Denver Aims to Reduce Its Carbon Emissions by 80%. Energy Efficiency Will Help It Get There.
The mile-high city is known for its 300 sunny days per year, thriving arts and culture scene, ski-slope adjacent location and impressive brewery scene. Another thing to add to the list: noteworthy commitments to energy efficiency. Last month, Denver Mayor Michael Hancock announced the 80x50 Climate Action Plan (80x50 CAP) to reduce carbon emissions 80 percent below 2005 levels by 2050. One of the key ways that the city will reach this ambitious goal is by investing in energy efficiency technology and programs.
Ambitious Energy Goals
Denver is poised to feel greater climate impacts, such as increased frequency of extreme weather events, reduced snowpack and earlier snowmelt. The city is also currently ranked third in the nation for the worst urban heat island effect – the impact of human land uses, like paved areas, that warm the city area. Because of this effect, Denver gets up to 23 degrees hotter on average than nearby rural areas. In an acknowledgment of these climate realities, the city has built on its 2015 Climate Action Plan to outline even more ambitious energy goals in the 80x50 CAP. This plan has drawn on city leadership as well as community input; Denver residents were able to add their two cents through a public survey, allowing the city’s Department of Public Health & Environment to incorporate the priorities of residents into climate action goals. The 80x50 CAP promotes energy reduction and renewable energy targets, including a pledge for Denver to transition to 100 percent renewable electricity by 2030. While this is an impressive goal, Tom Herrod, a climate and policy analyst for the City and County of Denver, notes that “equally if not more important [than the 100 percent renewable electricity target] are our strategies to make energy efficiency a critical first step.”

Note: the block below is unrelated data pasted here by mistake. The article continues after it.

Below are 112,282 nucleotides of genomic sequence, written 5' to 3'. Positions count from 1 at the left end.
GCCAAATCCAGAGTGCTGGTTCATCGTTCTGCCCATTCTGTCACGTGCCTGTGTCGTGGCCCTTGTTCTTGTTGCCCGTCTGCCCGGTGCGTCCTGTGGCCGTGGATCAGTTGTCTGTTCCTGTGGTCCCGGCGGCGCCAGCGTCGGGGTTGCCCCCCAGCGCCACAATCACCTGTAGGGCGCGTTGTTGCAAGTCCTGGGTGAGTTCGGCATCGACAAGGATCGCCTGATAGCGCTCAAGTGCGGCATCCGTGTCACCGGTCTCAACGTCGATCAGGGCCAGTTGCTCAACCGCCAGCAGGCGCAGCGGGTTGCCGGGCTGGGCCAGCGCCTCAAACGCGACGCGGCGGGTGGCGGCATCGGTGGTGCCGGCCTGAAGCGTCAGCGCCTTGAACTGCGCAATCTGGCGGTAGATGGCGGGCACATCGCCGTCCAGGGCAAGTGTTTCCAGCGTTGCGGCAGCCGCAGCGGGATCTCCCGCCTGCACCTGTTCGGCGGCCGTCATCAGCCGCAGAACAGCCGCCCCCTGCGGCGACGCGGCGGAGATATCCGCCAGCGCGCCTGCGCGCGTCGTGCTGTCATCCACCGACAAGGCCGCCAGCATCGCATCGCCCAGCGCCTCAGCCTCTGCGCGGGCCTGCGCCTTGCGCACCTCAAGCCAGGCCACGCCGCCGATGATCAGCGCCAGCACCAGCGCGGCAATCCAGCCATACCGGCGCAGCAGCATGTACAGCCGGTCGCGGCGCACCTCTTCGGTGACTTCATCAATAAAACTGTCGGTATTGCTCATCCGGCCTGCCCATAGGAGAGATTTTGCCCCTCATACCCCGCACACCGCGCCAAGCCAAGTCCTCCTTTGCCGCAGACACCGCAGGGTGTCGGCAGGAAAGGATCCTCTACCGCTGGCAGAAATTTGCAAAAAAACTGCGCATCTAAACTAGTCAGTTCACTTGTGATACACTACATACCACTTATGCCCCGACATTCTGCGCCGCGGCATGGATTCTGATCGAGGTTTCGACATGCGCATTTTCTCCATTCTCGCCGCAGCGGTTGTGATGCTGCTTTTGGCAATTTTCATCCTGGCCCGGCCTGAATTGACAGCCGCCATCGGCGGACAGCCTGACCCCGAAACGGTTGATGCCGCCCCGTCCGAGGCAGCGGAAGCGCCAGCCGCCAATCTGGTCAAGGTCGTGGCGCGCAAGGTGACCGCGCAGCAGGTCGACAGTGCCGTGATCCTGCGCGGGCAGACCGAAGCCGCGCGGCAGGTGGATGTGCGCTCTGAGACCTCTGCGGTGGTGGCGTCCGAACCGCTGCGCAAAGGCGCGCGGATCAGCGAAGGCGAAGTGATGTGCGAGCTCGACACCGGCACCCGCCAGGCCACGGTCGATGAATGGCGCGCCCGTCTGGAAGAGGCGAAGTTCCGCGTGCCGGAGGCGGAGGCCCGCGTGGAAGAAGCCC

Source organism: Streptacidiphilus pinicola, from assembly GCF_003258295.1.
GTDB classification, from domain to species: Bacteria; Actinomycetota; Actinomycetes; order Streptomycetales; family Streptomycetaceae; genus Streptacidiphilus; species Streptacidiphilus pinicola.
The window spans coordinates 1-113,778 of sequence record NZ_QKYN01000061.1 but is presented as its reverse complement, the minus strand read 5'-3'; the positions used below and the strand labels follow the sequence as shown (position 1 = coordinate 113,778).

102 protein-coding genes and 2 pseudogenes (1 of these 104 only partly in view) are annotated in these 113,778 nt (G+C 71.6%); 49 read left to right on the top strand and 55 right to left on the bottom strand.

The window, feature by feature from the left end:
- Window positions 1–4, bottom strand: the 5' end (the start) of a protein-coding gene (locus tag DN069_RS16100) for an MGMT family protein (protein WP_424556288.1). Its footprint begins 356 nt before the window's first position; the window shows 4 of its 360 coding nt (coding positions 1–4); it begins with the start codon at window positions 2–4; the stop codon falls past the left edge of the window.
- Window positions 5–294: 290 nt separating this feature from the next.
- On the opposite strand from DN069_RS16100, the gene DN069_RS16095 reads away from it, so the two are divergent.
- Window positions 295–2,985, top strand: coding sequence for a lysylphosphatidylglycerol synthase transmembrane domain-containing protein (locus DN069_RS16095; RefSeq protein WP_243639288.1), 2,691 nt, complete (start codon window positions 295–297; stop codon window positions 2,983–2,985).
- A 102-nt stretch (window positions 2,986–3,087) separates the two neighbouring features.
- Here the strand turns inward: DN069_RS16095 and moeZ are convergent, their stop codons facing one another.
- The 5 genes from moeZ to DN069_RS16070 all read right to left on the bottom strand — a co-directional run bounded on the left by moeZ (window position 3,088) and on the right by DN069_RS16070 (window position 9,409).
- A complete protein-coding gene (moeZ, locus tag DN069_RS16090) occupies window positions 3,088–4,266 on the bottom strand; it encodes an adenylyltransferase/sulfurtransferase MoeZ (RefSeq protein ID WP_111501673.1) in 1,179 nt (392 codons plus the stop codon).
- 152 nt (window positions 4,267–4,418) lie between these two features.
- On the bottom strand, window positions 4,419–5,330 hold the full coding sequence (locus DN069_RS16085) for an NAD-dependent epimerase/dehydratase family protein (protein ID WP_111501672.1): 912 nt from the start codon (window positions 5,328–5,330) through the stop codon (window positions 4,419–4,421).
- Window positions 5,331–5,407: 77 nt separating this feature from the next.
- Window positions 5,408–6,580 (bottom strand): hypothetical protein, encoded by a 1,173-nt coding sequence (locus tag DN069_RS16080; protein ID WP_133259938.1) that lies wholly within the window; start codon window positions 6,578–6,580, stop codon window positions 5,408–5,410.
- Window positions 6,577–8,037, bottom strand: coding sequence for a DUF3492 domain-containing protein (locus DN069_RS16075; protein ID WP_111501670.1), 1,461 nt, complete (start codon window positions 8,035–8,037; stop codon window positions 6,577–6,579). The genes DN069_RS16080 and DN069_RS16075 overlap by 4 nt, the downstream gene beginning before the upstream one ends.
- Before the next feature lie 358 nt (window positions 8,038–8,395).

Using Energy Efficiency to Reach the 80x50 Goal
Optimizing energy efficiency in buildings is one of the core components of the 80x50 CAP, together with decarbonizing the electricity grid, enabling next generation mobility and improving waste management. The city has prioritized these four action areas based on a McKinsey & Company report identifying them as the best ways to maximize energy savings and emissions reductions.
Denver has already made great strides toward energy efficiency – it ranks ninth in the nation on energy efficiency measures out of 51 large cities. The city has earned this rating through programs like Energize Denver, which aims to reduce energy consumption of commercial buildings and requires large buildings to make public annual energy use benchmarks. Through the 80x50 CAP, the city will continue Energize Denver while adding substantially to energy efficiency goals and programs. The plan outlines a series of energy efficiency goals, which will put the city on track to reduce commercial building energy use by 50% by 2050.
80x50 Clean Action Plan Energy Efficiency Targets
To work toward building efficiency targets, Mayor Hancock has pledged that Denver will:
- Adopt the 2018 International Energy Conservation Code (IECC);
- Establish a home energy rating for single-family buildings so that owners, renters and buyers can evaluate a home’s efficiency and operating costs;
- Establish minimum energy efficiency standards for rental properties; and
- Establish a green lease program that will provide incentives for high-performing, LEED and net-zero buildings, and provide training and outreach to drive investments in energy efficiency.
The Road to More Efficient Transportation
In addition to building efficiency improvements, the 80x50 CAP aims to increase the efficiency of transportation in Denver.
80x50 Clean Action Plan Electric Vehicle Targets
To facilitate the transition to more efficient transportation, Denver aims to:
- Create bus rapid transit on existing streets and advocate for and/or create a financing mechanism to support longer range options;
- Add a tax to local gasoline sales and/or initiate a carbon tax to help fund transit;
- Partner with car share companies to provide access to EVs and make subsidized memberships available for low-income households;
- Create building codes that require charging opportunities at multifamily units and workplaces;
- Provide EV charging infrastructure in all city buildings and support EV workplace charging programs; and
- Support electrification of delivery trucks and other heavy-duty vehicles.
Making the Goal a Reality
Reducing carbon emissions by 80% by 2050 is an ambitious goal. But Denver, like many other leading cities, has realized that with energy efficiency and other tools, it can get there. Building and transportation efficiency goals put Denver on the right path toward significant reductions in carbon emissions and energy use.